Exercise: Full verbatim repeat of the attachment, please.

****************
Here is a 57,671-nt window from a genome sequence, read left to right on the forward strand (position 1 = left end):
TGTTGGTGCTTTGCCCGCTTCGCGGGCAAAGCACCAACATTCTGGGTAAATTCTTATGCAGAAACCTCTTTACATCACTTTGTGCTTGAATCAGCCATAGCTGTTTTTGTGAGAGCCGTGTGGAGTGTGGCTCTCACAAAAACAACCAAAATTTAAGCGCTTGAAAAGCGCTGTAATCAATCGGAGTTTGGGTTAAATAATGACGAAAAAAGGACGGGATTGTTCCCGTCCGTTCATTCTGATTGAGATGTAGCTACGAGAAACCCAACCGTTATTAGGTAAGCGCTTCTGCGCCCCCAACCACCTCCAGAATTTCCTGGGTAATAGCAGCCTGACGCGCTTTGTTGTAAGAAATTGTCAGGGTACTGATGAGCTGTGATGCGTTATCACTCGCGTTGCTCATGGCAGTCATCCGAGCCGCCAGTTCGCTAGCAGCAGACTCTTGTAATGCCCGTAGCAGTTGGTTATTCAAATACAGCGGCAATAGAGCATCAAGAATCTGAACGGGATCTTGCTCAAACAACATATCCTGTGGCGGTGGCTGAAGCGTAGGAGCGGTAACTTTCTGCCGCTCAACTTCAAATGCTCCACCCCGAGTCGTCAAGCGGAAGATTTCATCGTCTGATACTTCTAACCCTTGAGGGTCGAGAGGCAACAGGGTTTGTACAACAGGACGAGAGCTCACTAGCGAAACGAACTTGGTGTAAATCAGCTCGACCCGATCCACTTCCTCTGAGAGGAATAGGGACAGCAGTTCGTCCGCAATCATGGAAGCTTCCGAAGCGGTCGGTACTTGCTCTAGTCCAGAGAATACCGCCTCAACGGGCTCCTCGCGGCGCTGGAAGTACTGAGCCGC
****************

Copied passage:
Here is a 57,671-nt window from a genome sequence, read left to right on the forward strand (position 1 = left end):
TGTTGGTGCTTTGCCCGCTTCGCGGGCAAAGCACCAACATTCTGGGTAAATTCTTATGCAGAAACCTCTTTACATCACTTTGTGCTTGAATCAGCCATAGCTGTTTTTGTGAGAGCCGTGTGGAGTGTGGCTCTCACAAAAACAACCAAAATTTAAGCGCTTGAAAAGCGCTGTAATCAATCGGAGTTTGGGTTAAATAATGACGAAAAAAGGACGGGATTGTTCCCGTCCGTTCATTCTGATTGAGATGTAGCTACGAGAAACCCAACCGTTATTAGGTAAGCGCTTCTGCGCCCCCAACCACCTCCAGAATTTCCTGGGTAATAGCAGCCTGACGCGCTTTGTTGTAAGAAATTGTCAGGGTACTGATGAGCTGTGATGCGTTATCACTCGCGTTGCTCATGGCAGTCATCCGAGCCGCCAGTTCGCTAGCAGCAGACTCTTGTAATGCCCGTAGCAGTTGGTTATTCAAATACAGCGGCAATAGAGCATCAAGAATCTGAACGGGATCTTGCTCAAACAACATATCCTGTGGCGGTGGCTGAAGCGTAGGAGCGGTAACTTTCTGCCGCTCAACTTCAAATGCTCCACCCCGAGTCGTCAAGCGGAAGATTTCATCGTCTGATACTTCTAACCCTTGAGGGTCGAGAGGCAACAGGGTTTGTACAACAGGACGAGAGCTCACTAGCGAAACGAACTTGGTGTAAATCAGCTCGACCCGATCCACTTCCTCTGAGAGGAATAGGGACAGCAGTTCGTCCGCAATCATGGAAGCTTCCGAAGCGGTCGGTACTTGCTCTAGTCCAGAGAATACCGCCTCAACGGGCTCCTCGCGGCGCTGGAAGTACTGAGCCGC